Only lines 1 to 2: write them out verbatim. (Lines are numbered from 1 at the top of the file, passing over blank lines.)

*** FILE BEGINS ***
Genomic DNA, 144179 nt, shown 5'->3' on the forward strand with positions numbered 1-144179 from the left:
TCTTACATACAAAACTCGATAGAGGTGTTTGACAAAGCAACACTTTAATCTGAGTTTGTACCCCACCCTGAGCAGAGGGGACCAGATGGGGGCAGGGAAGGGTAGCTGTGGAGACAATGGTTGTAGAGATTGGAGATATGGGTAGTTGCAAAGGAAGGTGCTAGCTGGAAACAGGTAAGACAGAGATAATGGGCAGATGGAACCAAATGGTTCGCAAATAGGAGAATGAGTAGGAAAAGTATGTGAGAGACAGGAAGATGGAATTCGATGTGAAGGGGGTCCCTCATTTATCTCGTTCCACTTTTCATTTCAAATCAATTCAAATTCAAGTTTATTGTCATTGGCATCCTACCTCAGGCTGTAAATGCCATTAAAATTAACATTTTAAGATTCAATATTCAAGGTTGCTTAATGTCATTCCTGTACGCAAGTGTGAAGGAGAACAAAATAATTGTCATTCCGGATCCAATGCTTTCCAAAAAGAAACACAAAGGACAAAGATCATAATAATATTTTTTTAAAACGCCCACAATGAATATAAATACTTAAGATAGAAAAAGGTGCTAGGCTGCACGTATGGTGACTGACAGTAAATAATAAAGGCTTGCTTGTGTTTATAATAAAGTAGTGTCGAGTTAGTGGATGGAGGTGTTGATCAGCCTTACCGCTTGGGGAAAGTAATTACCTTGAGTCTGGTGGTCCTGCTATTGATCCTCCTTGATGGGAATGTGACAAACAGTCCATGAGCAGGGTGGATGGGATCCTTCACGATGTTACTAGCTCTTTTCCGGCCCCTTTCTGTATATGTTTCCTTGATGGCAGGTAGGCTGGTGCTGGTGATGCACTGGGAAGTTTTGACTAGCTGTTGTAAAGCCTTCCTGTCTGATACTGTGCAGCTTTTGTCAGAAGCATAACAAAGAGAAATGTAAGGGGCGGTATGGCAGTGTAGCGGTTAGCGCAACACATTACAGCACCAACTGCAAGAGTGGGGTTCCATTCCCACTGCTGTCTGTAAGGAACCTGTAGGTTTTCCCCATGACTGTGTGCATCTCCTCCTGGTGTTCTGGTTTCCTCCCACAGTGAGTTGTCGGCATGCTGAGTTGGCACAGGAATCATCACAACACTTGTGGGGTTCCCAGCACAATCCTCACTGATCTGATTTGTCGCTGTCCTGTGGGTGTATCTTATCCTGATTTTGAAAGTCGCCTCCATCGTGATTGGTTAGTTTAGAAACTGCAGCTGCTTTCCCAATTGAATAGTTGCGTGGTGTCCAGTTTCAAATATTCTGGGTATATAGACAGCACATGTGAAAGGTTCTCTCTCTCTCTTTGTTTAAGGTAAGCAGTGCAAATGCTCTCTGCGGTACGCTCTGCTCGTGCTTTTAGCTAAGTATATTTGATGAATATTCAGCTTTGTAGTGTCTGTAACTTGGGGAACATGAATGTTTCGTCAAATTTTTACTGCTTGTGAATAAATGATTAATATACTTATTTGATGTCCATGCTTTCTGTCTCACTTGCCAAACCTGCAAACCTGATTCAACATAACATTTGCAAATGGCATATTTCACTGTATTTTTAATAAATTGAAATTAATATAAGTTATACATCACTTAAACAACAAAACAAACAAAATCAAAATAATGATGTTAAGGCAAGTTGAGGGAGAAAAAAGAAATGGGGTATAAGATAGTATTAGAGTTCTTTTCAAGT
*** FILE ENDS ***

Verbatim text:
Genomic DNA, 144179 nt, shown 5'->3' on the forward strand with positions numbered 1-144179 from the left:
TCTTACATACAAAACTCGATAGAGGTGTTTGACAAAGCAACACTTTAATCTGAGTTTGTACCCCACCCTGAGCAGAGGGGACCAGATGGGGGCAGGGAAGGGTAGCTGTGGAGACAATGGTTGTAGAGATTGGAGATATGGGTAGTTGCAAAGGAAGGTGCTAGCTGGAAACAGGTAAGACAGAGATAATGGGCAGATGGAACCAAATGGTTCGCAAATAGGAGAATGAGTAGGAAAAGTATGTGAGAGACAGGAAGATGGAATTCGATGTGAAGGGGGTCCCTCATTTATCTCGTTCCACTTTTCATTTCAAATCAATTCAAATTCAAGTTTATTGTCATTGGCATCCTACCTCAGGCTGTAAATGCCATTAAAATTAACATTTTAAGATTCAATATTCAAGGTTGCTTAATGTCATTCCTGTACGCAAGTGTGAAGGAGAACAAAATAATTGTCATTCCGGATCCAATGCTTTCCAAAAAGAAACACAAAGGACAAAGATCATAATAATATTTTTTTAAAACGCCCACAATGAATATAAATACTTAAGATAGAAAAAGGTGCTAGGCTGCACGTATGGTGACTGACAGTAAATAATAAAGGCTTGCTTGTGTTTATAATAAAGTAGTGTCGAGTTAGTGGATGGAGGTGTTGATCAGCCTTACCGCTTGGGGAAAGTAATTACCTTGAGTCTGGTGGTCCTGCTATTGATCCTCCTTGATGGGAATGTGACAAACAGTCCATGAGCAGGGTGGATGGGATCCTTCACGATGTTACTAGCTCTTTTCCGGCCCCTTTCTGTATATGTTTCCTTGATGGCAGGTAGGCTGGTGCTGGTGATGCACTGGGAAGTTTTGACTAGCTGTTGTAAAGCCTTCCTGTCTGATACTGTGCAGCTTTTGTCAGAAGCATAACAAAGAGAAATGTAAGGGGCGGTATGGCAGTGTAGCGGTTAGCGCAACACATTACAGCACCAACTGCAAGAGTGGGGTTCCATTCCCACTGCTGTCTGTAAGGAACCTGTAGGTTTTCCCCATGACTGTGTGCATCTCCTCCTGGTGTTCTGGTTTCCTCCCACAGTGAGTTGTCGGCATGCTGAGTTGGCACAGGAATCATCACAACACTTGTGGGGTTCCCAGCACAATCCTCACTGATCTGATTTGTCGCTGTCCTGTGGGTGTATCTTATCCTGATTTTGAAAGTCGCCTCCATCGTGATTGGTTAGTTTAGAAACTGCAGCTGCTTTCCCAATTGAATAGTTGCGTGGTGTCCAGTTTCAAATATTCTGGGTATATAGACAGCACATGTGAAAGGTTCTCTCTCTCTCTTTGTTTAAGGTAAGCAGTGCAAATGCTCTCTGCGGTACGCTCTGCTCGTGCTTTTAGCTAAGTATATTTGATGAATATTCAGCTTTGTAGTGTCTGTAACTTGGGGAACATGAATGTTTCGTCAAATTTTTACTGCTTGTGAATAAATGATTAATATACTTATTTGATGTCCATGCTTTCTGTCTCACTTGCCAAACCTGCAAACCTGATTCAACATAACATTTGCAAATGGCATATTTCACTGTATTTTTAATAAATTGAAATTAATATAAGTTATACATCACTTAAACAACAAAACAAACAAAATCAAAATAATGATGTTAAGGCAAGTTGAGGGAGAAAAAAGAAATGGGGTATAAGATAGTATTAGAGTTCTTTTCAAGT